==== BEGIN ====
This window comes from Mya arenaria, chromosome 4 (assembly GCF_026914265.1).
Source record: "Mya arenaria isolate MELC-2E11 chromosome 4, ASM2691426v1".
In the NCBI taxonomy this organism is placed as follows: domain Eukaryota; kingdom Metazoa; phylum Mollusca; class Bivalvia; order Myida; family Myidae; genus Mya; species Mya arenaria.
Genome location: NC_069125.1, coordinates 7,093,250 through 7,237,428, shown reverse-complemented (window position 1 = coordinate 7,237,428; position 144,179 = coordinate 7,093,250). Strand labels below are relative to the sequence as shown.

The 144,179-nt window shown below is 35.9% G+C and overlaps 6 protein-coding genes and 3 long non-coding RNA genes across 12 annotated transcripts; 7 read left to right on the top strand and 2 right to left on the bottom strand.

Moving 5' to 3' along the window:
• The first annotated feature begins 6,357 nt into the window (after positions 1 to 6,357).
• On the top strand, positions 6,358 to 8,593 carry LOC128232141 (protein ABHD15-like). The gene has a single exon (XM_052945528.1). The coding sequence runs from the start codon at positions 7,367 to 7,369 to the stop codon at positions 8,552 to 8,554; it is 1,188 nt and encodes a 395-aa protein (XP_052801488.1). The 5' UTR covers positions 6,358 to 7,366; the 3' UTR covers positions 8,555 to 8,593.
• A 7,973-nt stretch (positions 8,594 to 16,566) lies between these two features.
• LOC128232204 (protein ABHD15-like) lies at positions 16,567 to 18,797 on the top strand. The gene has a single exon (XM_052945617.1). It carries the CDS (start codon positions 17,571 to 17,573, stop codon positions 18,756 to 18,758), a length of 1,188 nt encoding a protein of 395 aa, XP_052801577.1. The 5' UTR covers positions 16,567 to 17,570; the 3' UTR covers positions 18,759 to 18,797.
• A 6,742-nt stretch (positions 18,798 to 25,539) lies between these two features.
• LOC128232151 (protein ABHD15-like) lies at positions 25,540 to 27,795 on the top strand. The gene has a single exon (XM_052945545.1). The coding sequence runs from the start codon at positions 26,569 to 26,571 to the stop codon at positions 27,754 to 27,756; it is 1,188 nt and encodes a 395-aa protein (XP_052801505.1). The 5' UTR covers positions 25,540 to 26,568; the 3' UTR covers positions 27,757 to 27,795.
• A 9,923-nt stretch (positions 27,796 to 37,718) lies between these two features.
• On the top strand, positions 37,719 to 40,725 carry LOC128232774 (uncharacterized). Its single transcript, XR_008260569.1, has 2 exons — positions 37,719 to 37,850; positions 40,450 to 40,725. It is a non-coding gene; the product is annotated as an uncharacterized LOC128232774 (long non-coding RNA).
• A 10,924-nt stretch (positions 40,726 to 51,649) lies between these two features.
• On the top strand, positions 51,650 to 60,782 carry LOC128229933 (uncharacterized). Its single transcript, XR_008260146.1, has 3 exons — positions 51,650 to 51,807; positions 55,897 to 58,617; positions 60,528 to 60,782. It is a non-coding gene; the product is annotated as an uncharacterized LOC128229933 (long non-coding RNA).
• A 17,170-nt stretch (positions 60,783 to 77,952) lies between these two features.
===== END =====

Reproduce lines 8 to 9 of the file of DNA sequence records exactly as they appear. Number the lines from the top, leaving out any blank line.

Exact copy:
• On the top strand, positions 6,358 to 8,593 carry LOC128232141 (protein ABHD15-like). The gene has a single exon (XM_052945528.1). The coding sequence runs from the start codon at positions 7,367 to 7,369 to the stop codon at positions 8,552 to 8,554; it is 1,188 nt and encodes a 395-aa protein (XP_052801488.1). The 5' UTR covers positions 6,358 to 7,366; the 3' UTR covers positions 8,555 to 8,593.
• A 7,973-nt stretch (positions 8,594 to 16,566) lies between these two features.